The DP World Tour kicks off its year this week in Abu Dhabi, and it has a field to rival the PGA Tour's American Express event at the very top. Though the overall strength of field is higher in California, three of the top eight players in the world -- No. 2 Collin Morikawa, No. 7 Viktor Hovland and No. 8 Rory McIlroy -- will tee it up in Abu Dhabi. It will McIlroy's first appearance in 2022, while both Hovland and Morikawa played at the Tournament of Champions in Hawaii in the first full week of the new year.
One big change for the tournament is that it moved from the Abu Dhabi Golf Club, where it has been played for the last 16 years, to Yas Links Abu Dhabi on a golf course that ranks among the very best in the world.
Designed by American Kyle Phillips, whose breakthrough course was No. 27 Kingsbarns in Scotland, Yas Links is part of a massive Arabian Gulf entertainment complex that includes a Formula 1 racetrack, a Ferrari World amusement park and a second 18 soon to begin construction. As the name suggests, Phillips fashioned this as a warm-weather links, using 2 million cubic yards of sand dredged from an adjacent marina to give the layout the shape and contour, then covering everything with salt-tolerant Paspalum turf. Eight holes play along a vast intracoastal waterway that leads to the Persian Sea, including holes 14 through 18, a most invigorating stretch.
It looks … pretty awesome.
In addition to the golf course, there are four other things I'll be watching for as an underrated 2022 Abu Dhabi Championship gets underway this week.
1. Rory McIlroy's driver
If you ask 100 golf fans what makes McIlroy play poorly (during those stretches where he plays poorly), you're unlikely to get many answers that his driver is the problem. The putter or the wedges or his mental game, sure, but driver? I'm not sure many folks would run straight there. And yet, driver is where he experiences the greatest variance. In 2014, when he won two majors and three times in a row to end the season, he gained just over 1.5 strokes off the tee per round. This is a preposterous number. Last season, he gained .75 per round, which is also a lot but half of where he was at during his peak winning years. So the point is not that he struggled off the tee last year compared to everyone else, but rather that he struggled compared to himself.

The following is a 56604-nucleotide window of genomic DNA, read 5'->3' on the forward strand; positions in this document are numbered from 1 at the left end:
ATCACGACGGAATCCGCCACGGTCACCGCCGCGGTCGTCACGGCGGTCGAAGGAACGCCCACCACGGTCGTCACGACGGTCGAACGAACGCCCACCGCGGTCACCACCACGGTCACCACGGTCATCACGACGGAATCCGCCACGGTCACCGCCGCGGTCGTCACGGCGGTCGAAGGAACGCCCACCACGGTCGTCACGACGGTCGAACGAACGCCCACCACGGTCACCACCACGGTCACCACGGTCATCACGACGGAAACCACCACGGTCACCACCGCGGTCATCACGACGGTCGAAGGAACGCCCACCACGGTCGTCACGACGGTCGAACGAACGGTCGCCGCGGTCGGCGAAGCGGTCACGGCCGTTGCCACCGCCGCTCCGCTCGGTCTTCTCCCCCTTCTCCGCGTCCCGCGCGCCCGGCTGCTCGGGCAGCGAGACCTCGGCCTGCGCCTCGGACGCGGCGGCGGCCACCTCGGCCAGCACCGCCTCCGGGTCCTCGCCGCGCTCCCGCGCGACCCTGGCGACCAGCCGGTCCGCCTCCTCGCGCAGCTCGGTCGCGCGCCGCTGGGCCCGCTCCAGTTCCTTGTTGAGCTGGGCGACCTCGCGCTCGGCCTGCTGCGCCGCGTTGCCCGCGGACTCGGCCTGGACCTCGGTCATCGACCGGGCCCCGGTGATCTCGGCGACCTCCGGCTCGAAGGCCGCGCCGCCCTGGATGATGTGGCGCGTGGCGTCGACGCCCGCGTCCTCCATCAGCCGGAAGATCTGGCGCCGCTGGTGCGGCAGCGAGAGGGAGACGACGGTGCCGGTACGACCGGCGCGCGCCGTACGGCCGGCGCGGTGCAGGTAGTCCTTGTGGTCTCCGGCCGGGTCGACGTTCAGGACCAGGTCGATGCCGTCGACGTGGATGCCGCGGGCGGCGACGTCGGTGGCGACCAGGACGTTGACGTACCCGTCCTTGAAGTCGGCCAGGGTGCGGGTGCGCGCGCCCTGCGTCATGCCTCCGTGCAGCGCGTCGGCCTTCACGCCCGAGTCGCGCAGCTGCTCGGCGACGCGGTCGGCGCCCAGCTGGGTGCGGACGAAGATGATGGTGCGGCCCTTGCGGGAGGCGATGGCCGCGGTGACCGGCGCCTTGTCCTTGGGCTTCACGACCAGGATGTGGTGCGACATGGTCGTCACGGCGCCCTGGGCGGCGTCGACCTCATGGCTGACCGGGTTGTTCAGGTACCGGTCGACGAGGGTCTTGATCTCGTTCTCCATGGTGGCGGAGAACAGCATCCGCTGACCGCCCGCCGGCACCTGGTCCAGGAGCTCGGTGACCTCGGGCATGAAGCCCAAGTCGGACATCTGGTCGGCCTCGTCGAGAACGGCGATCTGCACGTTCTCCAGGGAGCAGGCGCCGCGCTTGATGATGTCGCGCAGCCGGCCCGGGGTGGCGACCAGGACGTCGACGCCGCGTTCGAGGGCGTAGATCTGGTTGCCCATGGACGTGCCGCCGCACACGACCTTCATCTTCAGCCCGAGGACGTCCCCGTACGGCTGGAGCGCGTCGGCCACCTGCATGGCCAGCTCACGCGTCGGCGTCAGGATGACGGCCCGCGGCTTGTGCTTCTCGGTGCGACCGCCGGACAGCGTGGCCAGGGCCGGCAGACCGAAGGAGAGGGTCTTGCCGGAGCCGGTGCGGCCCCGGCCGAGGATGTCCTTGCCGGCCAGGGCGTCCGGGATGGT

His variance in approach play is much smaller. This is intriguing, and one thing that seems to affect his strokes gained off the tee is how accurate he is with the driver. He's had great years with driver, even when he wasn't hitting his ceiling in terms of distance, but five of his six best seasons in strokes gained off the tee coincide with better-than-average accuracy seasons (McIlroy lives right around average when it comes to accuracy). He addressed this very thing on Wednesday in Abu Dhabi.
"I think the biggest thing for guys that at the level that we're at is I want to hit over 60% of my fairways," said McIlroy. "I can certainly control if I hit 60% of the fairways."